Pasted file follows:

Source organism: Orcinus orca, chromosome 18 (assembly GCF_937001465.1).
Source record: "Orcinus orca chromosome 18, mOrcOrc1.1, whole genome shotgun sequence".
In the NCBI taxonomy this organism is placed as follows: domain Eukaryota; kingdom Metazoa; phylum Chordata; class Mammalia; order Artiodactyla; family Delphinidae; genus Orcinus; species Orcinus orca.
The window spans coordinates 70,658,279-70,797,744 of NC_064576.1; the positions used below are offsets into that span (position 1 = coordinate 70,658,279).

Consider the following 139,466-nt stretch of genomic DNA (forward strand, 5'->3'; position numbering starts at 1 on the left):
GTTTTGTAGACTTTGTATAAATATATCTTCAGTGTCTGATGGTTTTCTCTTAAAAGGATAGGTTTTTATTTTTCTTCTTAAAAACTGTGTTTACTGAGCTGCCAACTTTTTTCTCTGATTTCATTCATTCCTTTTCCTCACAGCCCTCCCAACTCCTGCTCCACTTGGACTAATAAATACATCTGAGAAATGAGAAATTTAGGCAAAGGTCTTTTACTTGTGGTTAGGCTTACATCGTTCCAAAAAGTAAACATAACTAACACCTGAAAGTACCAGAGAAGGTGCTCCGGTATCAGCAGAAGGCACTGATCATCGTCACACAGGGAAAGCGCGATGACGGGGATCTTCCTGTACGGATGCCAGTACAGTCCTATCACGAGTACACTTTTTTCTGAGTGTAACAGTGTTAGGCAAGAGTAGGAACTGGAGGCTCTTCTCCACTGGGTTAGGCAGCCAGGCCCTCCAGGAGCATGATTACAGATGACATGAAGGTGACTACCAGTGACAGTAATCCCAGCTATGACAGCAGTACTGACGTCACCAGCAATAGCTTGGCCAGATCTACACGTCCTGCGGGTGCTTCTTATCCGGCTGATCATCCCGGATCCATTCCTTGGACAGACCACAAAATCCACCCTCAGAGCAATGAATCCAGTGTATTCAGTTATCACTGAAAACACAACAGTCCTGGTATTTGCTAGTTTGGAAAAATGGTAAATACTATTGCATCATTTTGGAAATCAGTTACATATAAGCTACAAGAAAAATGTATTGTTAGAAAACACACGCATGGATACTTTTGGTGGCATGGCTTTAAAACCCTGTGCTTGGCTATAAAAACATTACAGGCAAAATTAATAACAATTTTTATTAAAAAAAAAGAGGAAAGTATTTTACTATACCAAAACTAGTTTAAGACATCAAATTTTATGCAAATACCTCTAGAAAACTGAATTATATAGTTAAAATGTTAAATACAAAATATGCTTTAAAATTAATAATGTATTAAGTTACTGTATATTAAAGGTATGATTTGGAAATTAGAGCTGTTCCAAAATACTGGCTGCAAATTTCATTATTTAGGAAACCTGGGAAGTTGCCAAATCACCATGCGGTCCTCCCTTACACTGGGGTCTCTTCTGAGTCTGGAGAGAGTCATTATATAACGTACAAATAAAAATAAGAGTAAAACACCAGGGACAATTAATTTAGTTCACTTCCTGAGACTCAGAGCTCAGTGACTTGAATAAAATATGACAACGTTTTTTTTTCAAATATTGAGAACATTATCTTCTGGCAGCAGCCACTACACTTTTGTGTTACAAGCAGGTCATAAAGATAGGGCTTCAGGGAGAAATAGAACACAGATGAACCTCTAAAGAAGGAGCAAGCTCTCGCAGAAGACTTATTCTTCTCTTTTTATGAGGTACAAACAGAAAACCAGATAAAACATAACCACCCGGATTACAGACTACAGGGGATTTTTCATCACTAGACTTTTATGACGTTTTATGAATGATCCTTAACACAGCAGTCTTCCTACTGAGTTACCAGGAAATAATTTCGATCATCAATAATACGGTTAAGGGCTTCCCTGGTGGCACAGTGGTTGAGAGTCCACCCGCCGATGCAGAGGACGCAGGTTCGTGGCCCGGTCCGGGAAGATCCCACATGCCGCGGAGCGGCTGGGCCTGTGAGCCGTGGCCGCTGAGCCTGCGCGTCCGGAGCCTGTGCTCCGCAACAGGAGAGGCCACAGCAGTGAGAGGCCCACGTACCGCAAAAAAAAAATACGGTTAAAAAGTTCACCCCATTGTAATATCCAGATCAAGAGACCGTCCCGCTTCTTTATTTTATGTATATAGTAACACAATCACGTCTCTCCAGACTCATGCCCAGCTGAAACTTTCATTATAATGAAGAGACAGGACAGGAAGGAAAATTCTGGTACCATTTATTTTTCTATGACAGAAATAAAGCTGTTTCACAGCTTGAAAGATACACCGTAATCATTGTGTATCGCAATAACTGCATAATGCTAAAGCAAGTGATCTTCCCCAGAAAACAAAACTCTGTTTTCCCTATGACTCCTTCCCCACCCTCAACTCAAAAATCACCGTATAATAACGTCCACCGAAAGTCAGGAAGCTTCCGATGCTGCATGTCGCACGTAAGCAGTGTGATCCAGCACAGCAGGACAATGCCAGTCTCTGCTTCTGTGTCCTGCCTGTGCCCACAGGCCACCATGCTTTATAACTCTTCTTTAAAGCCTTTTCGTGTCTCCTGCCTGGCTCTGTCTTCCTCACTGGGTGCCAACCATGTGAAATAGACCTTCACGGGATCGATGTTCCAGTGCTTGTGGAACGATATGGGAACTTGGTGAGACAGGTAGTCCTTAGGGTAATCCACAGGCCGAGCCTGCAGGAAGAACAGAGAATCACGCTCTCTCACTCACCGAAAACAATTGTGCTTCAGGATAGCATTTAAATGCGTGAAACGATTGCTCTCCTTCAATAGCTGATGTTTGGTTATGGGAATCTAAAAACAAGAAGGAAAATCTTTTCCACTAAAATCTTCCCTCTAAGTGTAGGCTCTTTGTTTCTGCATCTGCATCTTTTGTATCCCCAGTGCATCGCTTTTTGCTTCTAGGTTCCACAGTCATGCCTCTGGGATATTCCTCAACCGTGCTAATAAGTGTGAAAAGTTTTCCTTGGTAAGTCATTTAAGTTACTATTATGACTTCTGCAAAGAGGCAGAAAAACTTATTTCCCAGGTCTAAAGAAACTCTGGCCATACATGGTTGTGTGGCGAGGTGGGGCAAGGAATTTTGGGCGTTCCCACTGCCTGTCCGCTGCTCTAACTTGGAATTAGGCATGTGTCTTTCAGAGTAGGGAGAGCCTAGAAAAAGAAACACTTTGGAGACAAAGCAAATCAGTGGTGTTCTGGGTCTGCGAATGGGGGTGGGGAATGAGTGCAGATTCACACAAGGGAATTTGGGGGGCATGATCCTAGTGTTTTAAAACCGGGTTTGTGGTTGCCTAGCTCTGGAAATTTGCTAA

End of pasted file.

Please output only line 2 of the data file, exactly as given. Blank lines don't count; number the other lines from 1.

Source record: "Orcinus orca chromosome 18, mOrcOrc1.1, whole genome shotgun sequence".